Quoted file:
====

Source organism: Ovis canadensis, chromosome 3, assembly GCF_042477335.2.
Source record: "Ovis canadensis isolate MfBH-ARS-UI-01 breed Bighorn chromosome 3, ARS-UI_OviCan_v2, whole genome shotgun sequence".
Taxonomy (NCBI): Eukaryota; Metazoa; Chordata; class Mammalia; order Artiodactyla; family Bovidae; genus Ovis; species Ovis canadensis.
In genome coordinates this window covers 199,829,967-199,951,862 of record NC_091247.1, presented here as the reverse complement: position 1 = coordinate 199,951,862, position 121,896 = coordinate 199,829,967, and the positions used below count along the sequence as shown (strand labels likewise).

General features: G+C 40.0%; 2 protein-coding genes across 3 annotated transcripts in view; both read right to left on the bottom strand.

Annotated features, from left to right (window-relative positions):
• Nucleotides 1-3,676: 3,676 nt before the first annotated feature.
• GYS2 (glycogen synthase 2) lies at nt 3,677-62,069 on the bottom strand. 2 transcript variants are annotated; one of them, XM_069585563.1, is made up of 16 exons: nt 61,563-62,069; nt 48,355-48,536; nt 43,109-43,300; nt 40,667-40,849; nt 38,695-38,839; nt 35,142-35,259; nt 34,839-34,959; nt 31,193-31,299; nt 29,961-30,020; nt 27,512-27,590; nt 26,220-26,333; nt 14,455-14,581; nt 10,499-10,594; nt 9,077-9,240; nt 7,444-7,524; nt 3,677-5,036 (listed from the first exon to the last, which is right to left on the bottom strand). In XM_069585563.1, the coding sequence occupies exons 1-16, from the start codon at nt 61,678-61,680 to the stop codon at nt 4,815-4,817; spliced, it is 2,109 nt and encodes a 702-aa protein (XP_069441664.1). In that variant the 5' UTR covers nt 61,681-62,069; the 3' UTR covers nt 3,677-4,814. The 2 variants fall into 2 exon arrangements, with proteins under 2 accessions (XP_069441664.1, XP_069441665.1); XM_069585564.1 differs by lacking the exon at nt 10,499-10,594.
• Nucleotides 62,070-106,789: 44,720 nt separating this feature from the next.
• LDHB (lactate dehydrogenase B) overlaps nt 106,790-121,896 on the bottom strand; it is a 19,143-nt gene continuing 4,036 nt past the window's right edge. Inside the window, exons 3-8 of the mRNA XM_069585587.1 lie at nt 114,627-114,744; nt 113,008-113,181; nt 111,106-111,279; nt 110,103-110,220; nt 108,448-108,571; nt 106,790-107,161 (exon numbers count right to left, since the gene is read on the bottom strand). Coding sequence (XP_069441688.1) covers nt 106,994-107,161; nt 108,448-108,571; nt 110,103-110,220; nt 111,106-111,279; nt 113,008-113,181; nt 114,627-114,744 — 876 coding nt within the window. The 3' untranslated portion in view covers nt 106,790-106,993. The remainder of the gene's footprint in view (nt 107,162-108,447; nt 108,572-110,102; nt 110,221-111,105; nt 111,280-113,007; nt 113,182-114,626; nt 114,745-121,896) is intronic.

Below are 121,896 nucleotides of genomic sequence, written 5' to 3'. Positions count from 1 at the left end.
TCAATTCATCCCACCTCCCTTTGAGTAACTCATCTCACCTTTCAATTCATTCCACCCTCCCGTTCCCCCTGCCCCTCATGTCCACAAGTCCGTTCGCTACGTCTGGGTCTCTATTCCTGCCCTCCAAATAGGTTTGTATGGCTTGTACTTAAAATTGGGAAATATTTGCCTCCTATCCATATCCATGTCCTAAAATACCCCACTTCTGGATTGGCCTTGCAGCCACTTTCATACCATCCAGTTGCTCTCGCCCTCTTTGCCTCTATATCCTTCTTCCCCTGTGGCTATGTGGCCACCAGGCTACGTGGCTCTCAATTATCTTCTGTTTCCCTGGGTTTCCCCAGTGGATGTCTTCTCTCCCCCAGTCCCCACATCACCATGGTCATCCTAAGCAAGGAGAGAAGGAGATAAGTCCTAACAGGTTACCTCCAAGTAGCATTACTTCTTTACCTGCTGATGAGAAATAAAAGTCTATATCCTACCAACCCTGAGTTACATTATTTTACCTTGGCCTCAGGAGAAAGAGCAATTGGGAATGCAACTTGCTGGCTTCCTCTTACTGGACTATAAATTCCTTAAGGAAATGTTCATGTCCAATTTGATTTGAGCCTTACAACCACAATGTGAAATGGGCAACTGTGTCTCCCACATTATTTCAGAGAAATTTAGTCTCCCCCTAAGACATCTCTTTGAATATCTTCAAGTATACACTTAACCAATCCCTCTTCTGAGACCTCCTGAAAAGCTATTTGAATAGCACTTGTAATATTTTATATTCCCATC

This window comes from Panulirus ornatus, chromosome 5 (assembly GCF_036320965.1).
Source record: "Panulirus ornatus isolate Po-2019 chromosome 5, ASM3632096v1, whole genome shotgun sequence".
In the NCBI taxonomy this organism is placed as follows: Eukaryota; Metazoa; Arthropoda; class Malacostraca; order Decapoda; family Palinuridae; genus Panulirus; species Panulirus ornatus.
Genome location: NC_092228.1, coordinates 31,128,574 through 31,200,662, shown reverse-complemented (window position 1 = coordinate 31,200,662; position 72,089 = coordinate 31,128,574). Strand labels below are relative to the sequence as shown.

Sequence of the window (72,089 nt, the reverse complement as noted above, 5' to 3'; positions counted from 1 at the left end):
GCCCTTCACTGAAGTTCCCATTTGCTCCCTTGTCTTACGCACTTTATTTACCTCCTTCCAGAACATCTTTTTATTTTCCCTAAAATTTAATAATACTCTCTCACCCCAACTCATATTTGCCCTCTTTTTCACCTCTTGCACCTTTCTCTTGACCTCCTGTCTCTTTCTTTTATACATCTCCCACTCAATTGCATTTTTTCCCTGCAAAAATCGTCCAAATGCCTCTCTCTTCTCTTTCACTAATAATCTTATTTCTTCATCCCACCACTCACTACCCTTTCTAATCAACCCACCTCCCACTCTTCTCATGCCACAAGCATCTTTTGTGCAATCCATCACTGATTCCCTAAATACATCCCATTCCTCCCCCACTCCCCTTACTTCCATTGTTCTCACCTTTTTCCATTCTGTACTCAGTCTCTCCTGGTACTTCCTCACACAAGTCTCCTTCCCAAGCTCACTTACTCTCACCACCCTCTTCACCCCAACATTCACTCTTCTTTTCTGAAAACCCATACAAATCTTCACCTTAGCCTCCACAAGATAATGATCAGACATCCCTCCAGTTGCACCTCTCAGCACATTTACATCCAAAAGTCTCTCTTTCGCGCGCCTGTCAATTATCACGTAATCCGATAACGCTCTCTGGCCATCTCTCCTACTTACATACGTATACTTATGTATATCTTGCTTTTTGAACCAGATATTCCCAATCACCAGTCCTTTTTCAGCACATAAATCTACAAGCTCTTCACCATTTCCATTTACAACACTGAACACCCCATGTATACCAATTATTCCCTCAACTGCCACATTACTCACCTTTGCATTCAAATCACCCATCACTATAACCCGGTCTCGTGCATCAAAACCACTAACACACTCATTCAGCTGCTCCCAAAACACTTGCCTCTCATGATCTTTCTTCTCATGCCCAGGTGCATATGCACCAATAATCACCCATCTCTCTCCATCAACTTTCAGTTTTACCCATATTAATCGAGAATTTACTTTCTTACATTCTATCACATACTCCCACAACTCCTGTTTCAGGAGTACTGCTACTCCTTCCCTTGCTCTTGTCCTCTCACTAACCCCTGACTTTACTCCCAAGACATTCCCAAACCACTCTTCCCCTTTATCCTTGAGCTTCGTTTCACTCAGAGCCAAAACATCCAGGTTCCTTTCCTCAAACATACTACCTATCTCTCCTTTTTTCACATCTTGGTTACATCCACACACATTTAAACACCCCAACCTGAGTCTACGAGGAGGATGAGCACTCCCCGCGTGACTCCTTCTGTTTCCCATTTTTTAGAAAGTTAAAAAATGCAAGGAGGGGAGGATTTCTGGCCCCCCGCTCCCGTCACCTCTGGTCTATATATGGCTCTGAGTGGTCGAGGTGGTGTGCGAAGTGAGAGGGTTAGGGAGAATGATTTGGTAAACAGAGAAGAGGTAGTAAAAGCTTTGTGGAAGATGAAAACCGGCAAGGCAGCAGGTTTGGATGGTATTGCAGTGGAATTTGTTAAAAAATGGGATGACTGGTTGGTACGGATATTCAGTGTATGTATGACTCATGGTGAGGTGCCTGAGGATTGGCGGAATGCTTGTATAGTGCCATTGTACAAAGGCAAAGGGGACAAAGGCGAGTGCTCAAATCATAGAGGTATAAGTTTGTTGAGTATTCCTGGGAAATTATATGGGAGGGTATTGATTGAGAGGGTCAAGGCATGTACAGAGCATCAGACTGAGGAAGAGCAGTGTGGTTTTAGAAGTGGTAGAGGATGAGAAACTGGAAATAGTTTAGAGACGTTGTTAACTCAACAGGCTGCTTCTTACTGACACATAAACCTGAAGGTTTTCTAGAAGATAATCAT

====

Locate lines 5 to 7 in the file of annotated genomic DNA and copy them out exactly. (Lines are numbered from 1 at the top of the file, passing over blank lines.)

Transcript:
General features: G+C 40.0%; 2 protein-coding genes across 3 annotated transcripts in view; both read right to left on the bottom strand.

Annotated features, from left to right (window-relative positions):
• Nucleotides 1-3,676: 3,676 nt before the first annotated feature.